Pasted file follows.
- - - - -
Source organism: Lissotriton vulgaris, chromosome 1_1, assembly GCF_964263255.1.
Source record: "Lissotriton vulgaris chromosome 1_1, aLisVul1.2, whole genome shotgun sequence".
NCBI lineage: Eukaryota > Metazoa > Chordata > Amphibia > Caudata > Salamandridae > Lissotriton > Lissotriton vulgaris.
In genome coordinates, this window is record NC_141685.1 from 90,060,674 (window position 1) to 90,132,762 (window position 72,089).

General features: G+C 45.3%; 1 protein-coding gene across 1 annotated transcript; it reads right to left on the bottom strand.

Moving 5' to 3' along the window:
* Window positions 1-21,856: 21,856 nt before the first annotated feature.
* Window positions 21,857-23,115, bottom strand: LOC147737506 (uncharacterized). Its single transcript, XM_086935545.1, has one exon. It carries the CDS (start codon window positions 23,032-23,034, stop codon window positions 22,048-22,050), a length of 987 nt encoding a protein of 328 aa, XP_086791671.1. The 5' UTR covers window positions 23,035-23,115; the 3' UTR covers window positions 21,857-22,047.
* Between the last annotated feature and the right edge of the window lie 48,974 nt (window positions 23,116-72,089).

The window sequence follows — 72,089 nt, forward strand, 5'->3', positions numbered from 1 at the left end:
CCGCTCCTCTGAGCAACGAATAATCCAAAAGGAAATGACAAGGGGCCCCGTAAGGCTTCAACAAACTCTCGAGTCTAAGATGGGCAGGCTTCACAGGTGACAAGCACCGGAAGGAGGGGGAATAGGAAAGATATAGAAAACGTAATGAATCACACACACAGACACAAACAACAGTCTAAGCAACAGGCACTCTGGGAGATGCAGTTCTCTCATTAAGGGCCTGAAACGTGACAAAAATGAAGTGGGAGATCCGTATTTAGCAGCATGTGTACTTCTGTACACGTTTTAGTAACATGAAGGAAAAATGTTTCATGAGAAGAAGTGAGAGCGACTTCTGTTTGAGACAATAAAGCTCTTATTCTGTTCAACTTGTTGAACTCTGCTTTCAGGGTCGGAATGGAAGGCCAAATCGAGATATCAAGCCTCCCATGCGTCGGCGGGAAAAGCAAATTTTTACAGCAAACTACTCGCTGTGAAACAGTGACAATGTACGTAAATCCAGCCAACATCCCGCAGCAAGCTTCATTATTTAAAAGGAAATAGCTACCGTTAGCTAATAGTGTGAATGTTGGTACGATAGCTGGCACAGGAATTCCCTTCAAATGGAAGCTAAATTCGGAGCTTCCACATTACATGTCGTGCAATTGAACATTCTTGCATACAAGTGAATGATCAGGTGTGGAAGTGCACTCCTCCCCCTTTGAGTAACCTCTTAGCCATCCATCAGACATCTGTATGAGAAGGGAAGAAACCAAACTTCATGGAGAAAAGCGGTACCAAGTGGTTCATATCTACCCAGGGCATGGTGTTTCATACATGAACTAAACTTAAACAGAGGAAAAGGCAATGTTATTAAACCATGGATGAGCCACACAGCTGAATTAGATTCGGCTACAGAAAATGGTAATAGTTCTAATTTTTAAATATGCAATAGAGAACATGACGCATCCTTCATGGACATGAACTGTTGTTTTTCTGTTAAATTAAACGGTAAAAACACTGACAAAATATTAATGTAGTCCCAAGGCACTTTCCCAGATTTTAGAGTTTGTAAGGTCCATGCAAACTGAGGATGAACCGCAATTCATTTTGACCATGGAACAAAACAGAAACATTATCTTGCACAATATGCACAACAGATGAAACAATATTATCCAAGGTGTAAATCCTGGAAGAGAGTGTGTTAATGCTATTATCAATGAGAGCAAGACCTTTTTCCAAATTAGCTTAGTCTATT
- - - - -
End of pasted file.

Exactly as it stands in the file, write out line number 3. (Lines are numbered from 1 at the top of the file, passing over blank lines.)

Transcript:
NCBI lineage: Eukaryota > Metazoa > Chordata > Amphibia > Caudata > Salamandridae > Lissotriton > Lissotriton vulgaris.